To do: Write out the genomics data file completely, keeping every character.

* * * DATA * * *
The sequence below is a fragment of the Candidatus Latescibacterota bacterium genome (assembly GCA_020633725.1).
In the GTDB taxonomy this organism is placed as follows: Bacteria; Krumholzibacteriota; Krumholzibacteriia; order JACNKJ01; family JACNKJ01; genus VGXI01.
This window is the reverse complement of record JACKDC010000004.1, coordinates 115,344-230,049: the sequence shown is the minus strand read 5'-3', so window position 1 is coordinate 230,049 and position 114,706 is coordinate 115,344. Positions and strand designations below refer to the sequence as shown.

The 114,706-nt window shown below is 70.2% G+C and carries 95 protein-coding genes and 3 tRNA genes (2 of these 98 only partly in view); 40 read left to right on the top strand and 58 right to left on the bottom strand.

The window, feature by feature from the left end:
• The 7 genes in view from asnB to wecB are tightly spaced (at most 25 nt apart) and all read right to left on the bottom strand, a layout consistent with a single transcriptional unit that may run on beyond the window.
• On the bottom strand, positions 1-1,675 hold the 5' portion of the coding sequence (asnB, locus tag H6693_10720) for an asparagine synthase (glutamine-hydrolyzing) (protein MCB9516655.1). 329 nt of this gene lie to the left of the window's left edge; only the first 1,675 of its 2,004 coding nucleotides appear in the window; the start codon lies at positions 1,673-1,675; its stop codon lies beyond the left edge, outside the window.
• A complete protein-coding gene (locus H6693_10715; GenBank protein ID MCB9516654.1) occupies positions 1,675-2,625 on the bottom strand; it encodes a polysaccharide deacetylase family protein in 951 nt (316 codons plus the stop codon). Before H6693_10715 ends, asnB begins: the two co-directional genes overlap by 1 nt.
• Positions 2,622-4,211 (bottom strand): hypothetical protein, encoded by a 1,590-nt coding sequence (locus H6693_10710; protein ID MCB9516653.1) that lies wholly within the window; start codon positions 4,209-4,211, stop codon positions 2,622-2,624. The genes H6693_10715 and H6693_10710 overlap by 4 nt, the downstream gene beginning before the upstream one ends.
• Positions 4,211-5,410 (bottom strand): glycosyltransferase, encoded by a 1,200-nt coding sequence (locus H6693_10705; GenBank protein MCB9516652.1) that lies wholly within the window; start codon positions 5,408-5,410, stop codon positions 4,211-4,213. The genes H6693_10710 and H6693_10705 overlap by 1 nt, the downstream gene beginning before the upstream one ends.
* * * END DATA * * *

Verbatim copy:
The sequence below is a fragment of the Candidatus Latescibacterota bacterium genome (assembly GCA_020633725.1).
In the GTDB taxonomy this organism is placed as follows: Bacteria; Krumholzibacteriota; Krumholzibacteriia; order JACNKJ01; family JACNKJ01; genus VGXI01.
This window is the reverse complement of record JACKDC010000004.1, coordinates 115,344-230,049: the sequence shown is the minus strand read 5'-3', so window position 1 is coordinate 230,049 and position 114,706 is coordinate 115,344. Positions and strand designations below refer to the sequence as shown.

The 114,706-nt window shown below is 70.2% G+C and carries 95 protein-coding genes and 3 tRNA genes (2 of these 98 only partly in view); 40 read left to right on the top strand and 58 right to left on the bottom strand.

The window, feature by feature from the left end:
• The 7 genes in view from asnB to wecB are tightly spaced (at most 25 nt apart) and all read right to left on the bottom strand, a layout consistent with a single transcriptional unit that may run on beyond the window.
• On the bottom strand, positions 1-1,675 hold the 5' portion of the coding sequence (asnB, locus tag H6693_10720) for an asparagine synthase (glutamine-hydrolyzing) (protein MCB9516655.1). 329 nt of this gene lie to the left of the window's left edge; only the first 1,675 of its 2,004 coding nucleotides appear in the window; the start codon lies at positions 1,673-1,675; its stop codon lies beyond the left edge, outside the window.
• A complete protein-coding gene (locus H6693_10715; GenBank protein ID MCB9516654.1) occupies positions 1,675-2,625 on the bottom strand; it encodes a polysaccharide deacetylase family protein in 951 nt (316 codons plus the stop codon). Before H6693_10715 ends, asnB begins: the two co-directional genes overlap by 1 nt.
• Positions 2,622-4,211 (bottom strand): hypothetical protein, encoded by a 1,590-nt coding sequence (locus H6693_10710; protein ID MCB9516653.1) that lies wholly within the window; start codon positions 4,209-4,211, stop codon positions 2,622-2,624. The genes H6693_10715 and H6693_10710 overlap by 4 nt, the downstream gene beginning before the upstream one ends.
• Positions 4,211-5,410 (bottom strand): glycosyltransferase, encoded by a 1,200-nt coding sequence (locus H6693_10705; GenBank protein MCB9516652.1) that lies wholly within the window; start codon positions 5,408-5,410, stop codon positions 4,211-4,213. The genes H6693_10710 and H6693_10705 overlap by 1 nt, the downstream gene beginning before the upstream one ends.